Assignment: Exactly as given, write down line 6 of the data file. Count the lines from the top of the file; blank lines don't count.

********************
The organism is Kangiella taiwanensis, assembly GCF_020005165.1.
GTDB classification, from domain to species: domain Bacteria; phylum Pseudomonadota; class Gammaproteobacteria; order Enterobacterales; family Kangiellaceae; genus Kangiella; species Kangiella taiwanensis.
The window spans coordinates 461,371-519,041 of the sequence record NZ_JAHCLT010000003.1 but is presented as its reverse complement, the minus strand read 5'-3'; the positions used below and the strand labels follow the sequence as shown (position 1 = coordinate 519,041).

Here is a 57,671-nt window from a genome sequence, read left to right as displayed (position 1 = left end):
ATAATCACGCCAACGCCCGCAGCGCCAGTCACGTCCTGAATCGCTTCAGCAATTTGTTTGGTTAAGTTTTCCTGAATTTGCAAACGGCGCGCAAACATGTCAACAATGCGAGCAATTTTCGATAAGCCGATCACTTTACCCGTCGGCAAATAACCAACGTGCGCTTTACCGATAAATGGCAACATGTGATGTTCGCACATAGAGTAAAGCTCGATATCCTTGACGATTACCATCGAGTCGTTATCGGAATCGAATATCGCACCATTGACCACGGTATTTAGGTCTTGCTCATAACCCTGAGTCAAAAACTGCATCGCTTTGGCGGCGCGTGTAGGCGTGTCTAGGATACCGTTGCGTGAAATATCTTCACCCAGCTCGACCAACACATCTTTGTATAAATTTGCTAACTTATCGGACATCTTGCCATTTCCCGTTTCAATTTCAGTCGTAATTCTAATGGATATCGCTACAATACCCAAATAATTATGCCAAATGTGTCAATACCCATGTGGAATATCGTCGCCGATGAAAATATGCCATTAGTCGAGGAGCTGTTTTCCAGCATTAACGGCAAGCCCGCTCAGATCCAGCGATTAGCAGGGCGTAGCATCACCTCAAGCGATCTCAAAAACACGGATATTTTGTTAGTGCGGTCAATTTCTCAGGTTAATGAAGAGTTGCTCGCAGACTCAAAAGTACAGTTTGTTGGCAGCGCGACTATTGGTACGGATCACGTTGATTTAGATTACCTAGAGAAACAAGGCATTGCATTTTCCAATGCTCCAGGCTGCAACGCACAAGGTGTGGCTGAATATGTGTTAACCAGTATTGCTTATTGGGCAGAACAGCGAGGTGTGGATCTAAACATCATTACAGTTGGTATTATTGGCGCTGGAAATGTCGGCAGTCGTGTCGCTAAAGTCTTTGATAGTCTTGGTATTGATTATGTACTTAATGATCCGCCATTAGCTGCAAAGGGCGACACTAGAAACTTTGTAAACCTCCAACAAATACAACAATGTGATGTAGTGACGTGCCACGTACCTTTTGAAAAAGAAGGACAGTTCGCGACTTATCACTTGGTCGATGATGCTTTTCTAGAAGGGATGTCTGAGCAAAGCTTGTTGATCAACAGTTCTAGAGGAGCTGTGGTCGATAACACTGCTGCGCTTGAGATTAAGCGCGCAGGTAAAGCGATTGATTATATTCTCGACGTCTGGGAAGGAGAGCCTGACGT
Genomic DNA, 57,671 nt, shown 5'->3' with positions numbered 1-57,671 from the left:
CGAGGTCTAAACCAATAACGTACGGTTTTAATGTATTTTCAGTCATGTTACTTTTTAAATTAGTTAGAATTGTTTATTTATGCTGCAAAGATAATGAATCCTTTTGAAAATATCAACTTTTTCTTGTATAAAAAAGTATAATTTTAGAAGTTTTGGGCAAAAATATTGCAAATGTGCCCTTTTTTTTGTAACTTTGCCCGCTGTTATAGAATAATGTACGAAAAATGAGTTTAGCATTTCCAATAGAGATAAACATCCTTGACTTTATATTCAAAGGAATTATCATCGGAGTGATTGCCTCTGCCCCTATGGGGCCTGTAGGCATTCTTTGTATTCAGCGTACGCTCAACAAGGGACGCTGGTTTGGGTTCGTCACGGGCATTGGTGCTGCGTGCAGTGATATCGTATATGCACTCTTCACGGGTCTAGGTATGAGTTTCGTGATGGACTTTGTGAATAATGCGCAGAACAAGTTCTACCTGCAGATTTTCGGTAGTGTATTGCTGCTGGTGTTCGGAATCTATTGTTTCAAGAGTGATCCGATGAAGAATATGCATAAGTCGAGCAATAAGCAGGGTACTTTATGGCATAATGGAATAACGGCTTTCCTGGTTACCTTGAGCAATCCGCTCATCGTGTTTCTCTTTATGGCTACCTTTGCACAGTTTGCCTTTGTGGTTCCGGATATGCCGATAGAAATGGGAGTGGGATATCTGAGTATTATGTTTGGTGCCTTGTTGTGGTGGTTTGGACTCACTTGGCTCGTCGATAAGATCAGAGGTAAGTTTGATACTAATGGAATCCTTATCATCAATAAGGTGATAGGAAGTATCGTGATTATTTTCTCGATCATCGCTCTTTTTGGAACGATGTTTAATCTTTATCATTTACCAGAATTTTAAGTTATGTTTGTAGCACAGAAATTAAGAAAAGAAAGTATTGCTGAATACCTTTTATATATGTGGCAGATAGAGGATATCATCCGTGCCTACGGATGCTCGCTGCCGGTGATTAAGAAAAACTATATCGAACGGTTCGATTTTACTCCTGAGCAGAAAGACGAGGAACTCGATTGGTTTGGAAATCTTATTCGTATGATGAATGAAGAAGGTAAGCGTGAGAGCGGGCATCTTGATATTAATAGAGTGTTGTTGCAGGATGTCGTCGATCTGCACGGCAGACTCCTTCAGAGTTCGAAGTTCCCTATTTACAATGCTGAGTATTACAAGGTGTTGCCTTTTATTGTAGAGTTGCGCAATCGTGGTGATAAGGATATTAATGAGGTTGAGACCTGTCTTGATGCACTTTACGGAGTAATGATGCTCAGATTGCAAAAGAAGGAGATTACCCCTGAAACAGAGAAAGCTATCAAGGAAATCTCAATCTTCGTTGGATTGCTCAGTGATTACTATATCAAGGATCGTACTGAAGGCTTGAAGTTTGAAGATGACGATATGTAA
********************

Genomic DNA, 57,671 nt, shown 5'->3' with positions numbered 1-57,671 from the left: